As the Russian invasion of Ukraine continues to upend global energy markets, New England customers are facing record high energy bills for gas and electricity
Across the U.S., households could pay 17 percent more to heat their homes this winter, according to a report by the National Energy Assistance Directors Association. The cost of natural gas in particular is expected to increase about 34 percent compared to last year, and 66 percent compared to the winter of 2020-2021, according to the report.
But those cost spikes will likely be even higher in New England, given that the region already walks a fine line each winter as demand from gas-fired power plants and gas-fired home heating strain the capacity of pipelines and force the region to import liquefied natural gas by tanker from abroad.
Subscribe to CT Examiner
For just $15/year or $5/month you receive full access to CT Examiner’s award-winning nonpartisan state and local news
- We will never sell your personal information
- Easy online cancellation
- Ad-free reading
Most Connecticut homes use fossil fuels for heat in the winter – about 44 percent using heating oil and another 36 percent use natural gas, according to the U.S. Department of Energy.
In October, the rate for Eversource gas will actually decrease slightly, Eversource spokesman Mitch Gross said. But while gas is currently selling at about $9 per million Btu in U.S. wholesale markets, contracts for liquefied natural gas imports to New England this January are already selling at a record-high price of $40/MMBtu, according to an S&P Global Commodity Insights report cited yesterday by Northeast Gas Association President Charles Crews.
That price is nearly double the wholesale price of gas in January 2022, which was already a 300 percent increase over January 2021, according to ISO-New England. It’s difficult to pin down exactly what that means for monthly gas bills, but Crews said he expects that could mean combined energy bills of $1,000 for New England customers.
The picture for oil is more complicated, according to Connecticut Energy Marketers Association President Chris Herb.
The good news is that oil prices have dropped considerably since the shock of Russia invading Ukraine drove record high prices in May. The bad news is that the same volatility still exists.
“It’s impossible to predict what those prices will be as long as the war continues,” Herb said.
Northeast expecting major increases in cost of electricity
In Connecticut, electric supply rates are adjusted twice a year – on Jan. 1 and July 1.
Gross said Eversource usually doesn’t know until around November what the supply price for the first half of the next year will be – noting utilities can’t earn a profit on the cost of electricity, just charge customers what they pay generators.
But other utilities in the region have already applied for their winter supply rate increases, and they are dramatic.
National Grid warned its Massachusetts electric customers to expect a 64 percent increase in their monthly bills, from an average of $179 to $293. Con Edison warned its New York City customers to expect a 22 percent increase on their electric bills, and warned Westchester County customers they could face a 27 percent increase this winter, saying the rising cost of natural gas will drive up electricity prices.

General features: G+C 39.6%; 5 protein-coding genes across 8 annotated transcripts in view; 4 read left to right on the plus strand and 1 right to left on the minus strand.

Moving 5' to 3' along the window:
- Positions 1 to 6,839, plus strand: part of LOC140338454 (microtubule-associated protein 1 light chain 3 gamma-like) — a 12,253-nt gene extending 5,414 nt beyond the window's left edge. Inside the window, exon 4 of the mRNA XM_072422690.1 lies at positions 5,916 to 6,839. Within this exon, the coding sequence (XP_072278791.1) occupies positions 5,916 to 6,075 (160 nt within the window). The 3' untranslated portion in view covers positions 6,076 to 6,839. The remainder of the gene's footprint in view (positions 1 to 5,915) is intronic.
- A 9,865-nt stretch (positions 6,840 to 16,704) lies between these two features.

The 780,000 customers of Rhode Island Power will see their rates more than double from a summer rate of $7.81 cents per kilowatt hour to a record-high 17.785 cents/kWh on Saturday, according to the Providence Journal – an increase of nearly 64 percent compared to the 10.8 cents/kWh Rhode Island Power charged last winter.
While it’s difficult to pinpoint exactly how much bills will increase in Connecticut until Eversource and United Illuminating file for their supply rate increases in November, New England Power Generators Association President Dan Dolan said it’s instructive to look at what’s happening in those surrounding states to get an idea.
“What we’re seeing overall is that, driven by the global energy supply tightness coming out of the Russian invasion of Ukraine, that for this coming winter, energy supply costs are increasing pretty significantly across the Northeast,” Dolan said.
“We’re really seeing it across the economy,” Dolan said. “The inflationary forces of everything, from the gas pump to the grocery store, is driven by this tightness that we’re seeing across the global markets.”
But Dolan and Crews both told CT Examiner that New England’s reliance on natural gas – especially imported natural gas – leaves the region especially vulnerable to the effects of the war in Ukraine.
Gas is the dominant fuel for producing electricity in New England, accounting for 53 percent of the power generated in the region in 2021, according to ISO-New England. It’s also used widely for home heating.
At the same time, the region has limited pipeline capacity to bring in gas produced in other parts of the U.S., and the geology of New England prevents underground gas storage like in New York and Pennsylvania, according to Crews.
The region walks a fine line every winter as gas-fired plants – meant to be the most reliable source of electricity – have limited access to fuel, so the region needs to import liquefied natural gas from other countries. New England is the only region in the continental U.S. that imports natural gas, and it can contribute up to 35 percent of the region’s gas supply on peak winter days, Crews said.
But with Europe cut off from Russian natural gas supplies, and competing for the same liquified natural gas imports, the global price is up and customers in the region will pay that price, Crews and Dolan said.